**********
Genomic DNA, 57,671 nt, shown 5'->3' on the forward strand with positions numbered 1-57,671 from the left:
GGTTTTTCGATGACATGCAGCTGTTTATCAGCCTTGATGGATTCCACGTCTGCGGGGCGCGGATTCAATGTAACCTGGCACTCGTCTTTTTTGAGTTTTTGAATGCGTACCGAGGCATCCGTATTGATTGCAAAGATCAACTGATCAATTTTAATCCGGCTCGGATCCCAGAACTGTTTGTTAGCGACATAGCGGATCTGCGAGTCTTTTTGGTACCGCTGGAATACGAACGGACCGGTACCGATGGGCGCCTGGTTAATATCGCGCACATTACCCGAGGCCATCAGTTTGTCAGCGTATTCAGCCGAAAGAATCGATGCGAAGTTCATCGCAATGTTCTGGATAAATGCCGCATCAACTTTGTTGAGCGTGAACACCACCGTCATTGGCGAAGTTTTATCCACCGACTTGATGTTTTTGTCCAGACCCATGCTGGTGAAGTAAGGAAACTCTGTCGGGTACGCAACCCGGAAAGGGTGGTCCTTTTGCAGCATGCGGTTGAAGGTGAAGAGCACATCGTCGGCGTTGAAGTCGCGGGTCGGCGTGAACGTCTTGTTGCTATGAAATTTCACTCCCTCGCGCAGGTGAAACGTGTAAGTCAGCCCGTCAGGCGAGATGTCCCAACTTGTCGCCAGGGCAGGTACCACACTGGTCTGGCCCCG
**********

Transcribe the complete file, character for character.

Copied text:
Genomic DNA, 57,671 nt, shown 5'->3' on the forward strand with positions numbered 1-57,671 from the left:
GGTTTTTCGATGACATGCAGCTGTTTATCAGCCTTGATGGATTCCACGTCTGCGGGGCGCGGATTCAATGTAACCTGGCACTCGTCTTTTTTGAGTTTTTGAATGCGTACCGAGGCATCCGTATTGATTGCAAAGATCAACTGATCAATTTTAATCCGGCTCGGATCCCAGAACTGTTTGTTAGCGACATAGCGGATCTGCGAGTCTTTTTGGTACCGCTGGAATACGAACGGACCGGTACCGATGGGCGCCTGGTTAATATCGCGCACATTACCCGAGGCCATCAGTTTGTCAGCGTATTCAGCCGAAAGAATCGATGCGAAGTTCATCGCAATGTTCTGGATAAATGCCGCATCAACTTTGTTGAGCGTGAACACCACCGTCATTGGCGAAGTTTTATCCACCGACTTGATGTTTTTGTCCAGACCCATGCTGGTGAAGTAAGGAAACTCTGTCGGGTACGCAACCCGGAAAGGGTGGTCCTTTTGCAGCATGCGGTTGAAGGTGAAGAGCACATCGTCGGCGTTGAAGTCGCGGGTCGGCGTGAACGTCTTGTTGCTATGAAATTTCACTCCCTCGCGCAGGTGAAACGTGTAAGTCAGCCCGTCAGGCGAGATGTCCCAACTTGTCGCCAGGGCAGGTACCACACTGGTCTGGCCCCG